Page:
Other teams do not have that luxury. The Romanians, for instance, have so few senior elites at present that they had to invite the British team to flesh out the roster at their most recent national championships. As a result of their depleted ranks, the Romanians practice extreme caution. After struggling with foot pain, Sandra Izbasa, the Olympic champion on the floor exercise, is not competing at this year’s worlds so she’ll be protected for the 2012 London Games.
The Russians are also playing it safe. Their star, world champion Aliya Mustafina, tore her ACL in April and could’ve theoretically been ready to compete in two events in Tokyo. Instead, the coaching staff decided to leave her home and allow her to fully recover for the Olympic year. Their past champion, Svetlana Khorkina, who competed at every European championships, worlds, and Olympics from 1994 to 2004, was also protected from unnecessary roughness and repetitions. The Russians are training their gymnasts as individuals, tailoring the approach to the needs of each one. A little more rest for an injured gymnast and extra repetitions for those who can handle it. Sacramone and Li, both older athletes, could’ve benefited from that sort of approach.
John Geddert, coach of national champion Jordyn Wieber, who is predicted to vie for the all-around title in Tokyo later this week, wrote about his athlete’s preparation for the world championships on his blog. Though he was diplomatic, Geddert questioned some of the decisions being made. He noted that from Sept. 5, when the first camp started, until the end of worlds, the girls would have only two days off (three if you counted the travel day to Tokyo) out of 42. “I would have liked to see a few more strategically assigned rest days,” he wrote.
In this way, Geddert seems to have more in common with the modern Romanians and Russians than the woman at the helm of his program. Martha Karolyi embodies the old-school Romanian philosophy about training—more is better. This was successful for her when the sport was less difficult, when an athlete had one or two major elements in a routine, not six or seven. But Karolyi hasn’t updated her philosophy on training and competition in the last few decades. She is like a Cold War warrior who acts as though the Soviet Union is still the enemy.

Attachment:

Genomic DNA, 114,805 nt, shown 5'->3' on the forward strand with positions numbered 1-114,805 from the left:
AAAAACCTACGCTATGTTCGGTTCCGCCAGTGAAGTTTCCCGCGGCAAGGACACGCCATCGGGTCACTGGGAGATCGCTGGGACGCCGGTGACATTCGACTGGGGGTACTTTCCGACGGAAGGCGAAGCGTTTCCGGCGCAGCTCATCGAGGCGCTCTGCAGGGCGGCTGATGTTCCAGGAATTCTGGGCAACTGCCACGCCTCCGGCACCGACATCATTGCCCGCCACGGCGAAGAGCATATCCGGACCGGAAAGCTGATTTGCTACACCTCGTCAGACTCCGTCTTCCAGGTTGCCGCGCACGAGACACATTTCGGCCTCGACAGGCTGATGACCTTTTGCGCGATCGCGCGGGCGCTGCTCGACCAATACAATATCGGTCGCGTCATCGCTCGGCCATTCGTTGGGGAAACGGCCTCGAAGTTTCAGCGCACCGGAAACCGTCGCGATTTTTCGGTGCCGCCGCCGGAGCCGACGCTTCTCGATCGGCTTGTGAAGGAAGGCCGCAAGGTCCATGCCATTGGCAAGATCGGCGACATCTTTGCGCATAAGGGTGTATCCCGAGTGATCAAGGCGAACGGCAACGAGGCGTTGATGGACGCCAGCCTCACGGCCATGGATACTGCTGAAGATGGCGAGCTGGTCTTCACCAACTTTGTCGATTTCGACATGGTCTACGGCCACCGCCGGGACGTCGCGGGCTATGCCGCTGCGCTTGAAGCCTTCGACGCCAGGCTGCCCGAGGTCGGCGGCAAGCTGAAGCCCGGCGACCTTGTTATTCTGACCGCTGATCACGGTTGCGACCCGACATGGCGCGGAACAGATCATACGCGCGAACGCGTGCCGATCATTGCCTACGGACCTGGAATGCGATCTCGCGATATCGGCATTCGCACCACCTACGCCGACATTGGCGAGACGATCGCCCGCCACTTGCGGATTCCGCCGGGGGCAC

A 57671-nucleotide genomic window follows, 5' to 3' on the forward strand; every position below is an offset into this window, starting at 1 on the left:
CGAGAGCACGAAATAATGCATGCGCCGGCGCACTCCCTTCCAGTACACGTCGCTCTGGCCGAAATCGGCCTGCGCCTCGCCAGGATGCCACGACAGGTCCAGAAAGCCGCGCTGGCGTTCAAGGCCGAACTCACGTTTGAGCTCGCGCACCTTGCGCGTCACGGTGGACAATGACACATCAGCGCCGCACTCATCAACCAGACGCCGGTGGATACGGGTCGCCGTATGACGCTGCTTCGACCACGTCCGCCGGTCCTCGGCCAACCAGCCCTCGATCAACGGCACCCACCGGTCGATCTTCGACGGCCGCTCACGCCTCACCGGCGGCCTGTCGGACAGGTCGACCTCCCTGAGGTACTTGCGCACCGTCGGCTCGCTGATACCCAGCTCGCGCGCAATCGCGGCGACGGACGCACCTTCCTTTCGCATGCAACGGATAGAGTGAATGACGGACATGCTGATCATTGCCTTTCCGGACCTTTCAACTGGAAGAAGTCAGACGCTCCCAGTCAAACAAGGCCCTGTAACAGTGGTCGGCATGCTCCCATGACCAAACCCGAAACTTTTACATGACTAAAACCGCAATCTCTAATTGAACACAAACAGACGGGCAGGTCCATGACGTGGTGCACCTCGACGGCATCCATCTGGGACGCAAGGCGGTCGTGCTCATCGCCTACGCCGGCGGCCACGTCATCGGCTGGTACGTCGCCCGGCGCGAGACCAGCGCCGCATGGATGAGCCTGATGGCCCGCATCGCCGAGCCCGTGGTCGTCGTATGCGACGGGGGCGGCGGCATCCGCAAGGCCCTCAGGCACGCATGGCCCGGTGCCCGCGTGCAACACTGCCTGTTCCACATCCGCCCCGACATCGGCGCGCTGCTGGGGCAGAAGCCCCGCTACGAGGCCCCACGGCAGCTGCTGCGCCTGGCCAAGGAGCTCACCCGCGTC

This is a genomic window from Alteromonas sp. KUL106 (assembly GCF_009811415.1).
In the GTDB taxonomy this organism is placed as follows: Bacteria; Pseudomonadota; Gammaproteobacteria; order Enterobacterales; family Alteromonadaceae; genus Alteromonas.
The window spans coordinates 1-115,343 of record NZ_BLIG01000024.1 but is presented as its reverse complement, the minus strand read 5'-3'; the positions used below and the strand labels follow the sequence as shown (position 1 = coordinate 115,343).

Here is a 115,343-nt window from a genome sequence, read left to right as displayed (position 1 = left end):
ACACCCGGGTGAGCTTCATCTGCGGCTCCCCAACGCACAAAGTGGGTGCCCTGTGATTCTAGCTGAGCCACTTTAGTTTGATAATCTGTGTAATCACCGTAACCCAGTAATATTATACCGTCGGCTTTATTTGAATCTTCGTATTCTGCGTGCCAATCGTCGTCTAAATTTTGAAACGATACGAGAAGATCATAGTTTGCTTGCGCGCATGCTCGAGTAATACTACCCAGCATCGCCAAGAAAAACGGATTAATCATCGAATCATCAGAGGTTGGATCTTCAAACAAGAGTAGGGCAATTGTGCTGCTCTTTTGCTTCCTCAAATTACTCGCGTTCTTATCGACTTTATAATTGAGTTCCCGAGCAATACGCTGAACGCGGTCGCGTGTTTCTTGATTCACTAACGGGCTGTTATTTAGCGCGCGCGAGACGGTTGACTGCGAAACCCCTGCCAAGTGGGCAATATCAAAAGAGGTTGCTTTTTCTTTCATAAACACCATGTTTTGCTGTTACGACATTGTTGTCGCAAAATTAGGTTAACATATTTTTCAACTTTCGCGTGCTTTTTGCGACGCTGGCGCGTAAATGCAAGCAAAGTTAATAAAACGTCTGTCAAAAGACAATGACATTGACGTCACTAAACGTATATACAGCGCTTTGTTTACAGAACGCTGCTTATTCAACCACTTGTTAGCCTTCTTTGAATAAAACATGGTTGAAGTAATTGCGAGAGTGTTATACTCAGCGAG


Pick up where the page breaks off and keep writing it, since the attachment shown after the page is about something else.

Karolyi’s practices are tolerated because even if the gymnasts do not perform to potential, they still do well enough. In addition, her presence helps shape a narrative for NBC’s melodramatic coverage—the sexist “Martha is watching you” story. At these national competitions, Martha appears on TV as much as the athletes. Every time a female athlete finishes her routine, the NBC commentators immediately say something like, “She’s looking over to Martha Karolyi to see if she liked it,” as though the gymnast cannot assess how she has done without input from others. (Male gymnasts are not subject to the same sort of commentary.)
Martha Karolyi shouldn’t shoulder all the blame for the injuries suffered by Alicia Sacramone and others. Sacramone’s Achilles, for instance, has been a problem throughout her career. Karolyi, though, clearly could’ve done more to accommodate each of her athletes and taken more precautions in the run-up to the world championships. The United States’ latest gold medal shouldn’t obscure the fact that female gymnasts keep breaking down, and not simply because gymnastics is a risky sport. With less than a year to go until the London games, we’ll find out if the United States finally learns to train smartest instead of hardest. If it doesn’t, the U.S. team—which will head to the Olympics as defending world champions for the third straight time—will again be bested by wisely paced athletes.